Questions about Building Costs
Questions about building costs are one of the most frequent we receive. In this section we will try to provide as many of the answers as possible to help you establish what costs will be involved in your project.
You may also find our brand new HOUSE BUILDING COST CALCULATOR useful. Just answer a few simple questions and it will instantly calculate indicative prices for a Timber Frame Kit and Full Build. It's FREE and easy to use, so Give it a go !.
I have no idea what the cost of a 4 bed bespoke timber house would be. Is there an average cost you could give so as to have a rough idea?
There is no average cost, but you can get some idea of what the cost of your design will be from:-
- Using our FREE downloadable DIY Design Guide to get the sizes and shapes to use in our on line DIY Pricing Guide
- Or, get an indicative printed budget price using our appropriate On-line Estimate Calculator
Do bare in mind that a bungalow has at least twice the foundation and twice the roof that a house with the same total floor area has..
Alternatively, send us a sketch of what you have in mind, with measurements, and we will be happy to give you a FREE formal Budget Estimate.
Although overall we have had architects tell us that timber frame costs less than masonry, there is no simple answer to this.
First there is the question of comparing like with like.
- Basic bricks and blocks have little or no insulation value, although some more expensive blocks are 'aerated' to provide some insulation.
- With timber frame the insulation is fitted into the spaces between the timbers.
- This can be done on site, in which case the basic timber frame is much less costly than masonry, or in the factory which adds to the cost but does not necessarily make it more expensive than masonry. Here cost depends on the type of insulation and the level of insulation required. Cost also depends on the level of airtightness, elimination of cold bridging and the overall performance of the building fabric required. As noted above, timber is itself a good insulator which can also ameliorate cold bridging, while timber frame can make it easier to achieve airtightness.
On this basis we would contend that for equivalent performance, a timber frame structure is more cost competitive.
Second is the question of speed and in itself this is related to design.
- Laying bricks or blocks one on top of another is a slow, cumbersome, back-breaking process.
- Jointing them together with wet mortar and having to wait for this to 'go off' - or become solid, can also take time.
- Plastering the inside of brick and block walls with 'wet' plaster means that the finished building needs time to dry out.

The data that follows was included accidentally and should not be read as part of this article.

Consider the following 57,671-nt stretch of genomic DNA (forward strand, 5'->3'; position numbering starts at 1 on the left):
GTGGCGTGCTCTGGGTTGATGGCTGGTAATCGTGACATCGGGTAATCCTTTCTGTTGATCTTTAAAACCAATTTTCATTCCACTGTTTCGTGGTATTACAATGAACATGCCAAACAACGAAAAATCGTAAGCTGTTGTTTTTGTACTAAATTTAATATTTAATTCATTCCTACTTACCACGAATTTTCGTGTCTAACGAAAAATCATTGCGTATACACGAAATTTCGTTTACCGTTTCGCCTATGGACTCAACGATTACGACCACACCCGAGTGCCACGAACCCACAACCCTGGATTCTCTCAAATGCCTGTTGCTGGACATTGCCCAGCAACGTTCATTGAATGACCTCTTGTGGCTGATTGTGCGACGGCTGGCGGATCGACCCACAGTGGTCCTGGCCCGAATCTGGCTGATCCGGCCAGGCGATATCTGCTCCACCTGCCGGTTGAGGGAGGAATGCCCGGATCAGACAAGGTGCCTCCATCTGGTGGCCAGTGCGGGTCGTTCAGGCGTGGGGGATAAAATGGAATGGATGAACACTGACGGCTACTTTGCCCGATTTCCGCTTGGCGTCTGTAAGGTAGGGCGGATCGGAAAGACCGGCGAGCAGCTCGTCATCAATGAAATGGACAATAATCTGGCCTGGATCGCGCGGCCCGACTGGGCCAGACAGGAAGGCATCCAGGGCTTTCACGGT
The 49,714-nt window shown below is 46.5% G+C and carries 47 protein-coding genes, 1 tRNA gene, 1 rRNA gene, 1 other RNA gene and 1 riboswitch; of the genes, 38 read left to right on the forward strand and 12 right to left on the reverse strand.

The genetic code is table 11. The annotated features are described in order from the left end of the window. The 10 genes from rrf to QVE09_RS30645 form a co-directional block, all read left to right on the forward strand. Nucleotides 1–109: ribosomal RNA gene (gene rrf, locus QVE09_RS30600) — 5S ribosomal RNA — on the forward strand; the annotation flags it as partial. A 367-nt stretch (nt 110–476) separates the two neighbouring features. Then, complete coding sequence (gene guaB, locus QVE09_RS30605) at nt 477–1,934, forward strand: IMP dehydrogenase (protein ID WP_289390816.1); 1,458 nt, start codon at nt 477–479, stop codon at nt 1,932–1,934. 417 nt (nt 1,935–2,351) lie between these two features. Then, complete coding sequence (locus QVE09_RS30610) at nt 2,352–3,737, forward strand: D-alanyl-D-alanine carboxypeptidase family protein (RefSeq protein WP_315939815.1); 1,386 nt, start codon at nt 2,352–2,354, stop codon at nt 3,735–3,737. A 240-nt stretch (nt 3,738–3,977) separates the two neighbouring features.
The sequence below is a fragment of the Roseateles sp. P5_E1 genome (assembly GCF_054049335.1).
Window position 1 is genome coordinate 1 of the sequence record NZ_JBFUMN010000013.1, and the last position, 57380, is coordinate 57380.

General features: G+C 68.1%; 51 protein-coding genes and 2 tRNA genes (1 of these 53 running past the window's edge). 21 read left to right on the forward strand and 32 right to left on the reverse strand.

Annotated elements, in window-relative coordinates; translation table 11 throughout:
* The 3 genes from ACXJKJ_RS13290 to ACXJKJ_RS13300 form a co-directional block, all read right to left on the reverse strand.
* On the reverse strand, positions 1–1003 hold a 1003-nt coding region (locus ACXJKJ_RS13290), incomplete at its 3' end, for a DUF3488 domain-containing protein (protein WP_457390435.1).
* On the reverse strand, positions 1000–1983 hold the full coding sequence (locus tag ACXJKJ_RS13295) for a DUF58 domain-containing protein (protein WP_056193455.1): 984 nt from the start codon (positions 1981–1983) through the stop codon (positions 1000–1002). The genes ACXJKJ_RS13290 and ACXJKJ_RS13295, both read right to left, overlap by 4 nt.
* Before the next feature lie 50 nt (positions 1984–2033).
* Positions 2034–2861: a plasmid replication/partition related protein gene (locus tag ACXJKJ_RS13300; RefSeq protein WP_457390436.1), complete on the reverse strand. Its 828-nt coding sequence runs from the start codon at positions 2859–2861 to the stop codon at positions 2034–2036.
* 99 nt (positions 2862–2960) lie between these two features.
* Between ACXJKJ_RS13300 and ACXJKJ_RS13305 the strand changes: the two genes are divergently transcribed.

- (This is also related to the 'moisture' and condensation issue addressed above.) Compared to this old fashioned 'wet build' way of construction, factory made panels:-
- are erected very quickly
- can be clad with dry, 'fast build' materials, e.g. timber, brick slips, tiles, render board, etc.
- can have insulation fitted in the factory
- are 'dry-lined', usually with plasterboard, on the inside and so need little if any drying out time.
- enable decorating and other follow on works to proceed without delay.
- and of course there is less on site waste (and costly waste disposal)
Third are the issues of attendant site costs and finance.
The quicker your building can be erected and finished the less time and cost you will need to give to things like
- H&S requirements, like site accommodation, dry storage, etc.
- hire of scaffold, site fencing and waste skips The potential to reduce the build time also means that any 'bringing' finance costs can also be discharged more quickly and replaced by a long term, lower cost, mortgage (if required).
All in all we think that these add up to considerable costs savings, especially for self-builders and home extenders.
Building costs vary depending on things like shape of footprint, number of floors, style of roof, eco-standards required, and specification of finishes.>
Ground works and foundations can be a very big item and can be difficult to assess without either soil investigations, or a start is made on site. Likewise, windows can be very expensive, depending on the material to be used and the performance standards required.
The way you build your house will also have a bearing on cost depending on how much of the work you intend to do yourselves and how much will be put out to contractors and how the project will be managed. (We do offer both full and partial Project Management services, if required).
However, the good news is that timber structures tend to be much lighter than many other forms of construction, often enabling lower cost foundations to be considered.
As a rough guide, for a 200m2 two-storey house, we suggest you allow between £200k and £270K, unless you want full Passiv Haus standards, in which case allow up to £320K. We may be able to suggest ways of ‘value engineering’ your project to bring this in at a lower cost, while still retaining the essential features that you would like to achieve.
For more information on building costs you may like to download the HB&R “Build Cost Calculator”.